Great Op-Ed in the Times yesterday:
PRESIDENT OBAMA’S apparent readiness to backtrack on the public insurance option in his health care package is not just a concession to his political opponents – this fixation on securing bipartisan support for health care reform suggests that the Democratic Party has forgotten how to govern and the White House has forgotten how to lead.
This was not true of Franklin Roosevelt and the Democratic Congresses that enacted the New Deal. With the exception of the Emergency Banking Act of 1933 (which gave the president authority to close the nation’s banks and which passed the House of Representatives unanimously), the principal legislative innovations of the 1930s were enacted over the vigorous opposition of a deeply entrenched minority. Majority rule, as Roosevelt saw it, did not require his opponents’ permission.
When Roosevelt asked Congress to establish the Tennessee Valley Authority to provide cheap electric power for the impoverished South, he did not consult with utility giants like Commonwealth and Southern. When he asked for the creation of a Securities and Exchange Commission to curb the excesses of Wall Street, he did not request the cooperation of those about to be regulated. When Congress passed the Glass-Steagall Act divesting investment houses of their commercial banking functions, the Democrats did not need the approval of J. P. Morgan, Goldman Sachs or Lehman Brothers.
Roosevelt relished the opposition of vested interests. He fashioned his governing majority by deliberately attacking those who favored the status quo. His opponents hated him – and he profited from their hatred. “Never before in all our history have these forces been so united against one candidate as they stand today,” he told a national radio audience on the eve of the 1936 election. “They are unanimous in their hatred for me – and I welcome their hatred.”
My only difference would be to point out that Obama didn’t “forget” to lead. He never knew how in the first place. When he came to Daily Kos to chastise us for being too shrill, his big argument was that the American people don’t share our views of politics, so we need to be more conciliatory.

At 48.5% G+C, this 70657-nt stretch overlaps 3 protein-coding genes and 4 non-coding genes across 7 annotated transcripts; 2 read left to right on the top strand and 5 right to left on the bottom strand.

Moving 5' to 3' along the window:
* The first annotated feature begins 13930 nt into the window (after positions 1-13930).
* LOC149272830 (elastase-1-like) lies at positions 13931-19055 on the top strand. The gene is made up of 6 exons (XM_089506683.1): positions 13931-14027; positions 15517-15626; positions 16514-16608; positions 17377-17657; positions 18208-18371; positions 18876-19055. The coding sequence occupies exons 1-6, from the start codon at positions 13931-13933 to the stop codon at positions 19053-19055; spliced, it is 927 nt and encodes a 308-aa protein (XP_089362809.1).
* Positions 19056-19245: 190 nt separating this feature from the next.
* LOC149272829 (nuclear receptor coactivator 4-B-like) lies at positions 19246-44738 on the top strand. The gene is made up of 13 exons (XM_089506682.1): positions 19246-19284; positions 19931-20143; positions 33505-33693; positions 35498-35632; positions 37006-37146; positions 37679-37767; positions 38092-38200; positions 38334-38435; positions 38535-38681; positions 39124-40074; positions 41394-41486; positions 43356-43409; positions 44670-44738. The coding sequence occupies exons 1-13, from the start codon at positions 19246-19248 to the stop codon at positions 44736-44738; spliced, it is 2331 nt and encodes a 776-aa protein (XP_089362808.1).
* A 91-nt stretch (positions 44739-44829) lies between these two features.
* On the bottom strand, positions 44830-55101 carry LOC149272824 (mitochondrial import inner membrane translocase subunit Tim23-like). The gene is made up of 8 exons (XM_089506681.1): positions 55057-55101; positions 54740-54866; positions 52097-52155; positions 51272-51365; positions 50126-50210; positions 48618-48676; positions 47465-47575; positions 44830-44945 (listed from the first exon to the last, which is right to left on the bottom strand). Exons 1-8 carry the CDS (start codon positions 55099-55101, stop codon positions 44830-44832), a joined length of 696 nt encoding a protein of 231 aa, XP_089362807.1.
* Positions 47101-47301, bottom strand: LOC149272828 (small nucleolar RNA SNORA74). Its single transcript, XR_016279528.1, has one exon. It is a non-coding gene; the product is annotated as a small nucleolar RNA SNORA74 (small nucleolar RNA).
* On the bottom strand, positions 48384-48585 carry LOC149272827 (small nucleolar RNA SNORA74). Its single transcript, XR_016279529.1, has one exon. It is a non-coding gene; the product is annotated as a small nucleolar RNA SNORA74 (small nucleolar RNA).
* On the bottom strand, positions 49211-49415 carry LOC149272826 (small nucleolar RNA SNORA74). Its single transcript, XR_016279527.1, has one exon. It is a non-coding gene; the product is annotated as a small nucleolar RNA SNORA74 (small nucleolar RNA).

In my rebuttal diary, which incidentally knocked his diary off the #1 spot on the rec list, I argued that they don’t share our views because they’ve been lied to for years and someone needs to stand up and tell them the truth.
“It is not enough to take a poll and decide what can be done. We must change perceptions so that we may do what must be done. We must educate. We must persuade. We must lead.
Senator Obama says our perspective “misreads the American people.” I say we need a lot less reading and a lot more leading.”
Obama responded to my rebuttal with this:
I also agree that it is the job of Democratic elected officials to help shape public opinion, and not just respond passively to opinion thats been aggressively shaped by the Republicans PR machinery. I am simply suggesting, based on my experience, that people will respond to a powerfully progressive agenda when its couched in optimism, pragmatism and our shared American ideals.
Yeah, it sounded good. But it was complete BS. Obama has had the greatest opportunity of any president in my lifetime to reform public opinion on a score of issues from the role and importance of government to the dangers of too big to fail institutions and monopolies.
Instead he sent out Larry Summers to lie about the economy and tell everyone it’s all coming up daisies.
Obama is a decent orator, though utterly and completely over-rated, but he is not a leader. He’s another Ivy League technocrat. He should have gone back to teaching, churning out more little technocrats. God knows we need more of those.